Controlling the Humidity in Your Home in Winter

This article, written by Allison Bailes, was originally featured on Healthy Indoors

I’m going to go out on a limb and make what you may think is an outrageous statement: Water is the most interesting substance in the world. 

Some of you may immediately respond, “Oh, yeah!  What about beer?” (Or wine or Sidecars, Negronis, or Sazeracs or whatever your drink of choice is.) Without water, we wouldn’t have those drinks.

But what else makes water so interesting? Well, let me name a few. The water molecule is polar, which makes for lots of interesting properties.  

The water molecule is polar, with a positive end and a negative end.

When liquid water becomes a solid, it does the opposite of most other materials making that phase change: It becomes larger! And did you know that liquid water reaches its highest density at 4 °C (39 °F), not 0 °C (32 °F)? That’s right. It starts expanding even before it freezes. 

The density of water varies with temperature, reach a maximum at 4 °C

That fascinating property ensures that fish don’t freeze into a block of ice in winter because as the air above chills the water in a lake or pond, the water becomes denser and sinks…until it reaches 4 °C. As the temperature goes below 4 °C, the water becomes less dense and sits on top of the denser water. And that’s why lakes freeze from the top down instead of the bottom up, sparing all the fish in the process.

But you’re here to find out about water in its vapor form so let’s get to that now. 

Reasons your home’s indoor humidity is too low in winter

Another amazing property of water is that it can change among all three phases at the temperatures and pressures we spend our lives in. Oxygen doesn’t do that. Carbon dioxide doesn’t do that. Ethanol doesn’t do that. But water regularly passes from a liquid to vapor and vapor to liquid in your home. It makes humidity control tricky, of course, but it also makes our lives more interesting.

Anyway, if the relative humidity in your home is too low in winter, the overriding reason that happens is:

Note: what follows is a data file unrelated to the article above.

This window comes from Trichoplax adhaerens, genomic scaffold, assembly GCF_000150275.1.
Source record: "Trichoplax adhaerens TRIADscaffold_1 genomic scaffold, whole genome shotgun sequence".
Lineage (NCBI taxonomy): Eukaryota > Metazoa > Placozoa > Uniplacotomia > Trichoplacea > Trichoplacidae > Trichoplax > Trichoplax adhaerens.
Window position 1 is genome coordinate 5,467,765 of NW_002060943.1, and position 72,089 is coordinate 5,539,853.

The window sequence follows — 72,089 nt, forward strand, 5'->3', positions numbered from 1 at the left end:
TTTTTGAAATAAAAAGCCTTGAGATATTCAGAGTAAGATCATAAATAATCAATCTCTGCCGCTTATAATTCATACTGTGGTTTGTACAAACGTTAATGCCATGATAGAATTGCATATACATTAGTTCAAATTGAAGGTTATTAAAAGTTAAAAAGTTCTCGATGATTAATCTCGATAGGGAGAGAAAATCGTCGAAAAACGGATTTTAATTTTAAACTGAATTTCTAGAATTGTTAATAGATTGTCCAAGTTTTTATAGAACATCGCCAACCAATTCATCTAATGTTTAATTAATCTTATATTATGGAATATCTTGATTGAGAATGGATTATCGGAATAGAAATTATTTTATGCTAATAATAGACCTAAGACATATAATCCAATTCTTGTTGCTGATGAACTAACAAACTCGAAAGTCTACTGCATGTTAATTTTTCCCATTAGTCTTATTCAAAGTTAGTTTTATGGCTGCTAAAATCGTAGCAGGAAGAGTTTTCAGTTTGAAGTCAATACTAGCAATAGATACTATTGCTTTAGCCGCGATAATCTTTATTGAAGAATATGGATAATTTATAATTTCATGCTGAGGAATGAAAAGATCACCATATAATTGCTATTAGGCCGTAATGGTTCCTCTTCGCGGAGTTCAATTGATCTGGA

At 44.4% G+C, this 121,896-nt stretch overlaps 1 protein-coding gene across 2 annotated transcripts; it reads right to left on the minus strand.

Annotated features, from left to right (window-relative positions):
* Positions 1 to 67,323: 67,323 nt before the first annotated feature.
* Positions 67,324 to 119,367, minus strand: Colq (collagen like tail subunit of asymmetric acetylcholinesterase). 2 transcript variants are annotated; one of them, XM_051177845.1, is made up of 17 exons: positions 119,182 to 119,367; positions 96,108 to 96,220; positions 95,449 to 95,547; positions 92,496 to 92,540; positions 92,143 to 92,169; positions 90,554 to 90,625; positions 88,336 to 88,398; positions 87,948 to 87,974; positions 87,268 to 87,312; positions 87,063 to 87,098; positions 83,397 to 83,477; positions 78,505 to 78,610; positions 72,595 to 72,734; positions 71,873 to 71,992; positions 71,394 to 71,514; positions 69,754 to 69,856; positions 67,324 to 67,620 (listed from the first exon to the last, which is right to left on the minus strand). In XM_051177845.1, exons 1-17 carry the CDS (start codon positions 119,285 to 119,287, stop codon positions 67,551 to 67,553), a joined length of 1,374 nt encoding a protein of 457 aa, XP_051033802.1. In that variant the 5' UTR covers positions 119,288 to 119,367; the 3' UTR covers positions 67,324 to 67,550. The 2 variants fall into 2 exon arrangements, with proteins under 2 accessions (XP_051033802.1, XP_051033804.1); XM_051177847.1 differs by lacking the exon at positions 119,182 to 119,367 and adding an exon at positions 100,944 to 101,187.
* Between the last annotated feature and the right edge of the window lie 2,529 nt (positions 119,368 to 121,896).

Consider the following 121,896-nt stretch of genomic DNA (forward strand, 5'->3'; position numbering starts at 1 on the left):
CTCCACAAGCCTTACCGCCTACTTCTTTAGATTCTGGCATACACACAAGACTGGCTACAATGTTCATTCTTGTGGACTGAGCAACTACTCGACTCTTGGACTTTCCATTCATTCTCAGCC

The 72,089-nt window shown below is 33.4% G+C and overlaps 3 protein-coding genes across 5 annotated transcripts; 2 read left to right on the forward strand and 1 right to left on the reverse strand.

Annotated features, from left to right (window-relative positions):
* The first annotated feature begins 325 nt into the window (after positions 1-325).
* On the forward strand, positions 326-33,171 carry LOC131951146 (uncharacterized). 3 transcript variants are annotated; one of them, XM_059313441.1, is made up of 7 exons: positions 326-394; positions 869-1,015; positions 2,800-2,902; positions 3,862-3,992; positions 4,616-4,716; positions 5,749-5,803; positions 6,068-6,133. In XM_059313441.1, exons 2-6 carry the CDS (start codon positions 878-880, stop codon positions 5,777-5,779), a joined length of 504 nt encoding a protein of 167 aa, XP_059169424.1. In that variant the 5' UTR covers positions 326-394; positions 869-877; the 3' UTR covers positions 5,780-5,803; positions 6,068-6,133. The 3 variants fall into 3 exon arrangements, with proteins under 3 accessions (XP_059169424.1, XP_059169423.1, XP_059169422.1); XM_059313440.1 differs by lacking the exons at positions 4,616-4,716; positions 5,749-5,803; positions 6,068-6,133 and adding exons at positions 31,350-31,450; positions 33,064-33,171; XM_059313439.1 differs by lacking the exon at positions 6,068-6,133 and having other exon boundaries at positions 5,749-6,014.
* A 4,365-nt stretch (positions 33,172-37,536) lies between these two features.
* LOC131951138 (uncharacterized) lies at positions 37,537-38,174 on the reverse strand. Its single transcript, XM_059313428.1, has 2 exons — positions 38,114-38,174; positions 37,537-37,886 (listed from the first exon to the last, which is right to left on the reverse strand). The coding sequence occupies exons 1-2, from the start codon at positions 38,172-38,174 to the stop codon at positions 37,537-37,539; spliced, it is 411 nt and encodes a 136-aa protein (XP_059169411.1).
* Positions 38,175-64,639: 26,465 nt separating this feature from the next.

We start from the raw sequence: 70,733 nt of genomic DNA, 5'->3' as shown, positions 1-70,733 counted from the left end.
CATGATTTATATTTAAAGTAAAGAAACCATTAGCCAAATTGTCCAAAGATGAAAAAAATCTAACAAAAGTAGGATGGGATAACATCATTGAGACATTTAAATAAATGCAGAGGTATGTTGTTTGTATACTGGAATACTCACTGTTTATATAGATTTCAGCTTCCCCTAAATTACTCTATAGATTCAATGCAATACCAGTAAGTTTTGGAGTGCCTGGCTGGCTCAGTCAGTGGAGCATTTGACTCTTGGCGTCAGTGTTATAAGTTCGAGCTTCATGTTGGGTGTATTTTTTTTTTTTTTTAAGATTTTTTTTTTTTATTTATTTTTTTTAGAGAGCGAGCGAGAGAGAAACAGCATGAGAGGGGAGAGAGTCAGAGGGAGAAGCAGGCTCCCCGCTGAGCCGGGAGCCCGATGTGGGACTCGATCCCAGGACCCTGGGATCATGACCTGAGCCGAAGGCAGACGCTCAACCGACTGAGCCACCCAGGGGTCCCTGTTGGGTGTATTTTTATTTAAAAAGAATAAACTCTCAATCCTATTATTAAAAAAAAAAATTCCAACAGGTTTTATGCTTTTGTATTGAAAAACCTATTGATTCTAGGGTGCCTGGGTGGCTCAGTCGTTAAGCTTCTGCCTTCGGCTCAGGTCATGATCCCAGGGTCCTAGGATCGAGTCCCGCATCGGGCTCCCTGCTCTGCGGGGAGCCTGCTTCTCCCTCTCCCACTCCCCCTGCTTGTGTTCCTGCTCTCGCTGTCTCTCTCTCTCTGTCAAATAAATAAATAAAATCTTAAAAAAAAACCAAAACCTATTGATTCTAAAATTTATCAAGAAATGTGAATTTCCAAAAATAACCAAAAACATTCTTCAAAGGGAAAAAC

You’re bringing in too much outdoor air!

But how does that happen?  The first thing to know is that cold air is dry air. Water loves to change phase and when the temperature drops, those little water molecules love to cling to other things and to each other, becoming liquid or solid (or adsorbed, a kind of fourth state).

  1. Infiltration.  Your house is too leaky.  Seal the leaks.
  2. Duct leakage.  This one’s similar to the other except your furnace or other types of forced-air heating system is either directly bringing in outdoor air through leakage on the return side or indirectly bringing it in through changing the pressure in the house.
  3. Mechanical ventilation.  With building codes requiring airtightness these days, many homes now have whole-house mechanical ventilation systems.  If you bring in a lot of outdoor air and don’t run it through a device like an energy recovery ventilator (ERV) that preserves some of your indoor humidity, you can end up drying out the house.
  4. You were raised in a barn.  At least that’s how my parents put it to me when I left doors open.

Solving the low humidity problem

The solutions to low humidity are pretty obvious.  Cold air is dry air so limit the amount of cold air you bring in and you won’t dry out the indoor air so much. But what do you do during the Polar Vortex? Or if you live in a place where it’s super cold every year?

Well, you could cook a lot of spaghetti and take a lot of steam baths or put in a humidifier to raise the humidity level in your home.  You also can not turn on the bath fan when you take a shower.  You need to be careful with those things, though, because remember, those water vapor molecules will look for ways to get out of the vapor phase when it’s cold.  If you have cold enough walls or windows or other surfaces and you add too much humidity, you’ll get condensation. 

It’s a delicate balance you’re trying to achieve. You want the Goldilocks humidity level:  not too low and not too high.  You want it just right. 

Generally, the colder it is outside and the worse your home’s level of insulation and air-sealing is, the lower the humidity your home can tolerate.  You might have to be happy with 30% relative humidity, maybe even a bit lower. If you live in a Passive House, however, you can probably keep the humidity up near 50% and not even see condensation on your triple-pane, high-performance windows.

Another option is to get outside and enjoy water in its frozen form!

Lots of snow out West but warmer than usual temperatures in winter 2016-17

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